Researchers at NASA, in partnership with Keystone Synergistic, are working on a trio of new additive and milling technologies in order to construct a 3D-printed rocket nozzle that has a simpler design and can still withstand extreme temperatures and pressures. The new process, called Laser Wire Direct Closeout, was successfully test fired for more than 1,040 seconds.
Current rocket nozzles are fabricated with many parts, making prototype builds slow and expensive. The new process is designed to allow engineers to produce a nozzle with fewer parts, quickly and cheaply.
NASA’s Laser Wire Direct Closeout approach advances on conventional powder-based metal printing, using directed energy beams to melt metal wires and directly depositing the molten metal in a similar way used in plastic 3D printing.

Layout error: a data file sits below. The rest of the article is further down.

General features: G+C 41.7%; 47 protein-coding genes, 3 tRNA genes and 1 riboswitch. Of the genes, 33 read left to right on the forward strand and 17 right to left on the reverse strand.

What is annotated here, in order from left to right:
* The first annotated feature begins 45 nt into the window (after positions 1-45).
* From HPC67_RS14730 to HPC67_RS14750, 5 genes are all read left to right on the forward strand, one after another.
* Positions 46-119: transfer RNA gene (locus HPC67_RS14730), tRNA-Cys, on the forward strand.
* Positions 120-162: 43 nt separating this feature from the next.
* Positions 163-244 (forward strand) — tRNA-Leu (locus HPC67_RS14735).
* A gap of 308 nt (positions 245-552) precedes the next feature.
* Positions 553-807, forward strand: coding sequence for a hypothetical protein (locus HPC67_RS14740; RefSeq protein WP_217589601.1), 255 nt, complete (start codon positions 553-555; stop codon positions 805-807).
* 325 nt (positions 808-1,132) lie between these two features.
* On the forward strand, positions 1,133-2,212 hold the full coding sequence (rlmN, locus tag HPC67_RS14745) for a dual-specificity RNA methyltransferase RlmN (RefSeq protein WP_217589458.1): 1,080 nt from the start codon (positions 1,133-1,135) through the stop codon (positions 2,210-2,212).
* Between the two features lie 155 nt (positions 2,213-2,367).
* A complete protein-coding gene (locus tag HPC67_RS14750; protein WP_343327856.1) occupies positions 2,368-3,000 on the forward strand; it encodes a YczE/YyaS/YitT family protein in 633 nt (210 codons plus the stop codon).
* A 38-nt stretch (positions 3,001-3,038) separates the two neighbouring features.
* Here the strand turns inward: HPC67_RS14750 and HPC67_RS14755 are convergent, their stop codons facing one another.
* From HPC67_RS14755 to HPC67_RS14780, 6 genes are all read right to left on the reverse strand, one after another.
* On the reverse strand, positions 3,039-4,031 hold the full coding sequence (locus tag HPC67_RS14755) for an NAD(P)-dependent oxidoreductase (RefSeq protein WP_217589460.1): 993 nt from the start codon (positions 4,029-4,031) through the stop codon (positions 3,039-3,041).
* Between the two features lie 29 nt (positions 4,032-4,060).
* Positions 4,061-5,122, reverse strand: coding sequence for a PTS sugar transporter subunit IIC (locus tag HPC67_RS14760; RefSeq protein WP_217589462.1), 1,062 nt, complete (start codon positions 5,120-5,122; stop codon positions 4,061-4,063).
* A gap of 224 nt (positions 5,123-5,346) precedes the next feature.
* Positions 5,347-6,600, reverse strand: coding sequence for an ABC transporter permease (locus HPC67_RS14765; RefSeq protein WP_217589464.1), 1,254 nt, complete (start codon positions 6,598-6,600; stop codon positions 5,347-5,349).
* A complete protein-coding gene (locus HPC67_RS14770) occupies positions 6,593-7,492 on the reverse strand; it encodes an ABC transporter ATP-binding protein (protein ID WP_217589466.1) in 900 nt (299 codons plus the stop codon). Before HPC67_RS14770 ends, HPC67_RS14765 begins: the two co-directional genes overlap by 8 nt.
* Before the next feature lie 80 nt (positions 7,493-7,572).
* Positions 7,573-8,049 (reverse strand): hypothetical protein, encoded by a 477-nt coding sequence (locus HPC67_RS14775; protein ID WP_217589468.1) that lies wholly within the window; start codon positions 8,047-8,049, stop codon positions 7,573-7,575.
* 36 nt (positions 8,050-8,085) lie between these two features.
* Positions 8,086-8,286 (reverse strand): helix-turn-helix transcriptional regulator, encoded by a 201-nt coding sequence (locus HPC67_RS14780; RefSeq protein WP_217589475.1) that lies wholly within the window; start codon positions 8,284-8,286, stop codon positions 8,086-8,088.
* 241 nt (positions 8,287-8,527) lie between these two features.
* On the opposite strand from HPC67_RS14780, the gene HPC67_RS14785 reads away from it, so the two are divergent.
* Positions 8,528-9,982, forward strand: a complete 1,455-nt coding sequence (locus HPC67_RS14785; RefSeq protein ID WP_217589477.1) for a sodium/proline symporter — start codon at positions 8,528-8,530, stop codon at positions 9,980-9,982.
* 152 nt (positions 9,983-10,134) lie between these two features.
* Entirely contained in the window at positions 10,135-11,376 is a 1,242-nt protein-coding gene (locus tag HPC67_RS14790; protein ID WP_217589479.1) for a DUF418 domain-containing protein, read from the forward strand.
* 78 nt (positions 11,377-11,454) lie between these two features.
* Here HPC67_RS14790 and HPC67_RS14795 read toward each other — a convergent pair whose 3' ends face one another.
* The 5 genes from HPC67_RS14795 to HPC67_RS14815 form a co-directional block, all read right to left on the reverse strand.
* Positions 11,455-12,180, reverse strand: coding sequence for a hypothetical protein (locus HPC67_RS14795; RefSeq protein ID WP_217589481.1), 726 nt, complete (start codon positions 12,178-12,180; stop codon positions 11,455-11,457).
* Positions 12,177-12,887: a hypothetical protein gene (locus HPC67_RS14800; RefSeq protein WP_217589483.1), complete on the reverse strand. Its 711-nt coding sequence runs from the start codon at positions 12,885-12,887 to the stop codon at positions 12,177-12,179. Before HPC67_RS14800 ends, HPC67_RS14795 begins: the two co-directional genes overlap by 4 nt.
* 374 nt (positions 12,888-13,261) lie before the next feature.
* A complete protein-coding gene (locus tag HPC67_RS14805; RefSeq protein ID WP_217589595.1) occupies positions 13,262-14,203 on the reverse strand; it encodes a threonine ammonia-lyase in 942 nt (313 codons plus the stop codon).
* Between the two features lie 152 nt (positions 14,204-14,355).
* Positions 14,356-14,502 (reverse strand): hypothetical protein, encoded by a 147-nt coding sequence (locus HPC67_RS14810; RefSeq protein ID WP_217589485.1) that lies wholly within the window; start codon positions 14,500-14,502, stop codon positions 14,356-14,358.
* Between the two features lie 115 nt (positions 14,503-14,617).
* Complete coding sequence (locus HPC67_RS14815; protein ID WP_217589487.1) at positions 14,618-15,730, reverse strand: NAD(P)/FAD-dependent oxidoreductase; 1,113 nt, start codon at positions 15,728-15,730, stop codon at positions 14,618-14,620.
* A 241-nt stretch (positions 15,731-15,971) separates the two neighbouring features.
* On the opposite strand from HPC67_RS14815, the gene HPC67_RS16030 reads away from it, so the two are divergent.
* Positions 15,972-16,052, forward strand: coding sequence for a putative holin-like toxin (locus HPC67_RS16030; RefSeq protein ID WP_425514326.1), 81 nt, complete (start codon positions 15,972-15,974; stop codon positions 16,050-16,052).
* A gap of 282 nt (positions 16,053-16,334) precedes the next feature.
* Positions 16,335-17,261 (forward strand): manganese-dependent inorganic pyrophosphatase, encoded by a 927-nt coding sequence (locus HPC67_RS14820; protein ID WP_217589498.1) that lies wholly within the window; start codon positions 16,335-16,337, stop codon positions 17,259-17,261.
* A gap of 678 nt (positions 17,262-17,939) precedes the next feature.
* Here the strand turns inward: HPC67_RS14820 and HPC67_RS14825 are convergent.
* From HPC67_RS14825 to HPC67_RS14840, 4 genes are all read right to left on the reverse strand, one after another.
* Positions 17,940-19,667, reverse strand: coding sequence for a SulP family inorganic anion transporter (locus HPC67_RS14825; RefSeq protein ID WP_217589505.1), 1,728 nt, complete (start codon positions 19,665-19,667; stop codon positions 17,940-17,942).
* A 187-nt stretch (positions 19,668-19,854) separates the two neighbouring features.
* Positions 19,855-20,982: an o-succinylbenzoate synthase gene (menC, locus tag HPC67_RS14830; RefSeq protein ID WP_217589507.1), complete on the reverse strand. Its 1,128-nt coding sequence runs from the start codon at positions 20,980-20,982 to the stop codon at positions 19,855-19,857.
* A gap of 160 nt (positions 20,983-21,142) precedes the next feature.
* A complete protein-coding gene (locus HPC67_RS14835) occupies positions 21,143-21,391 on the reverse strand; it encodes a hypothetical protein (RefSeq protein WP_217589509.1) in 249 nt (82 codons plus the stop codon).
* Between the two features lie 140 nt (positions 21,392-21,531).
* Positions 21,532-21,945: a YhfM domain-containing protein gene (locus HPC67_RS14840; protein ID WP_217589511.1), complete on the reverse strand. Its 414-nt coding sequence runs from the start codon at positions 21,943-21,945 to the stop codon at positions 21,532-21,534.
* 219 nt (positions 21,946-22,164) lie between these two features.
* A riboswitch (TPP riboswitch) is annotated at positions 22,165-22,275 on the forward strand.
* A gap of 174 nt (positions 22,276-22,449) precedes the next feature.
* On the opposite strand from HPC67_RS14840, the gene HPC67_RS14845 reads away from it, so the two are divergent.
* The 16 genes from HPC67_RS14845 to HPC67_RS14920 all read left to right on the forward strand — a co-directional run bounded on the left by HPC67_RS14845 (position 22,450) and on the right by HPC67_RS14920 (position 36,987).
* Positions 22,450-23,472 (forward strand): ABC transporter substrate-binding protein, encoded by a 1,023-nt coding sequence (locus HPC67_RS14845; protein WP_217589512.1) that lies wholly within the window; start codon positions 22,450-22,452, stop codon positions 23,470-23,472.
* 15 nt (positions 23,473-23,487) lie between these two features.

Using this in conjunction with an abrasive waterjet milling process and an arc-based deposition tech, NASA researchers were able to precisely close out the coolant channels inside the nozzle to form a support jacket and fabricate the liner to contain the water jet milled channels.
NASA says the motivation behind this technology was to develop a robust process that eliminates several steps in the traditional manufacturing process and will be licensed for commercial applications as a way to stimulate small businesses.